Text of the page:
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The TOP 5 Sources of Chimney Leaks
#1 Rain Going Straight In from the Top
A chimney cover makes sense to most people. Not only does it keep the rain out, but keeps birds, animals, and debris out
#2 Leaks from Cracks in the Chimney Crown
The chimney crown is the cement part on top of the chimney – some chimneys have crowns, some don’t. You can see that the very purpose of the chimney crown is to keep rain out. Cracks in the chimney crown can occur from shifting of the structure or from shrinkage dating back to the first day the crown was put on. When your crown has cracks, the water goes right through those cracks.
How to fix a cracked crown depends upon how bad the damage is. Most crowns have small cracks. Even small ones need to be fixed because all big cracks started out as small ones. Water freezes and thaws in the cracks all winter long, year after year, forcing small cracks to eventually become big cracks.
Once chimney crown damage is significant, though, the only fix it is to remove and relay the masonry.
#3 Chimneys Leaking From the Inside Out from Condensation
Gas fumes are very low temperature and have a lot of moisture in them. Sometimes these fumes were condense on the inside of this chimneys, literally soaking the bricks and keeping them moist all the time.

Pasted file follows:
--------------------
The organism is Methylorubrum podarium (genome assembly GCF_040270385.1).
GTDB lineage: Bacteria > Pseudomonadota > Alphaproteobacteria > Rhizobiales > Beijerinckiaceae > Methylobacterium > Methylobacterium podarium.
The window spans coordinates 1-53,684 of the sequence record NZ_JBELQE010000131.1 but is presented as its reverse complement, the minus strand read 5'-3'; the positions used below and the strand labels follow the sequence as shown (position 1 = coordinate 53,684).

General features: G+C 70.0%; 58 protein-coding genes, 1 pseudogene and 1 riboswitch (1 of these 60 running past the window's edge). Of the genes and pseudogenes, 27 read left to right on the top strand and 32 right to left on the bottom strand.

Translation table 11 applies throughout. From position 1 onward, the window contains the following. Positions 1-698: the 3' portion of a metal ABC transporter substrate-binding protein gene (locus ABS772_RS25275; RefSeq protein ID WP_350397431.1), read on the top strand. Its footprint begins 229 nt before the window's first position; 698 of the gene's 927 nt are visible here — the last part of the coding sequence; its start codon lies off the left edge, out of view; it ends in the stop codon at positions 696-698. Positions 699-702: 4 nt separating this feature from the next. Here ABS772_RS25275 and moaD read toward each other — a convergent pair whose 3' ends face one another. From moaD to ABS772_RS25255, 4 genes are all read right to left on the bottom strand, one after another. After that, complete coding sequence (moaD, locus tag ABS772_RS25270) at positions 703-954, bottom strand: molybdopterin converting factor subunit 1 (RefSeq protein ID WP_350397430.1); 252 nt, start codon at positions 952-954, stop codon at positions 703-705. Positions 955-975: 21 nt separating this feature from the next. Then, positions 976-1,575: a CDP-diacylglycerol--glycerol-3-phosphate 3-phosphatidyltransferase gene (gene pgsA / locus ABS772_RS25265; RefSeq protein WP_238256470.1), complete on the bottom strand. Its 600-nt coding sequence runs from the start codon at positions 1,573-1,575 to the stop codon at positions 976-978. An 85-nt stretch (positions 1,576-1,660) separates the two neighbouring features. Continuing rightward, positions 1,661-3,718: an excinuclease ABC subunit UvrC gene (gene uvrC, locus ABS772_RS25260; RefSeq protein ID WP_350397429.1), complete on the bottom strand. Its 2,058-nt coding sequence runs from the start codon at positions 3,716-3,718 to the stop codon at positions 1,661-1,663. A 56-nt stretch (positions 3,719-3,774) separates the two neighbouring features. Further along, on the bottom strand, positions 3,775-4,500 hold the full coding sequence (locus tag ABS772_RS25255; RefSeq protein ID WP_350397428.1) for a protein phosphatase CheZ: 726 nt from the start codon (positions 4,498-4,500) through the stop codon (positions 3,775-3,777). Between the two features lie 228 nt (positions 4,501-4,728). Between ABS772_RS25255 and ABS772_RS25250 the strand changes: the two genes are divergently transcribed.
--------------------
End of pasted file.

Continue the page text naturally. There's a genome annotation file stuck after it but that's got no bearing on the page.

#4 Chimney Flashing Causes Leaks
The flashing is what keeps water from going into the place where the brick structure comes through the roof (or otherwise comes close to the roof.) There’s a fairly large gap between the bricks and the roof and water will pour through that hole if it’s not sealed up. Flashing is often aluminum that goes in between a couple of bricks and bends to go on top of the shingles. Some sort of waterproof “stuff” seals those spots. Though it’s far from the best choice, the “stuff” is often tar.
In any event, flashing doesn’t last forever and the tar lasts even less time.
#5 Chimney Leaks Caused by Leaking Bricks
Bricks and mortar both pass water and often lots of it. The problem here is the same as with the crown- the freezing and thawing all winter long with the resulting damage which causes leaks in the house.
You have probably heard of waterproofing a chimney, but you have to be careful about what waterproofing material to use. When water is absorbed into a brick or a mortar joint in the summertime, the water probably dries out after a while. The exceptions might be for a surface in the shade or on the side of the house where the sun never shines; those walls just stay wet. That water does try to escape by “falling” i.e. the water weight (or head pressure) carries it toward the ground where it forces its way out of the bricks either inside or outside of the house.
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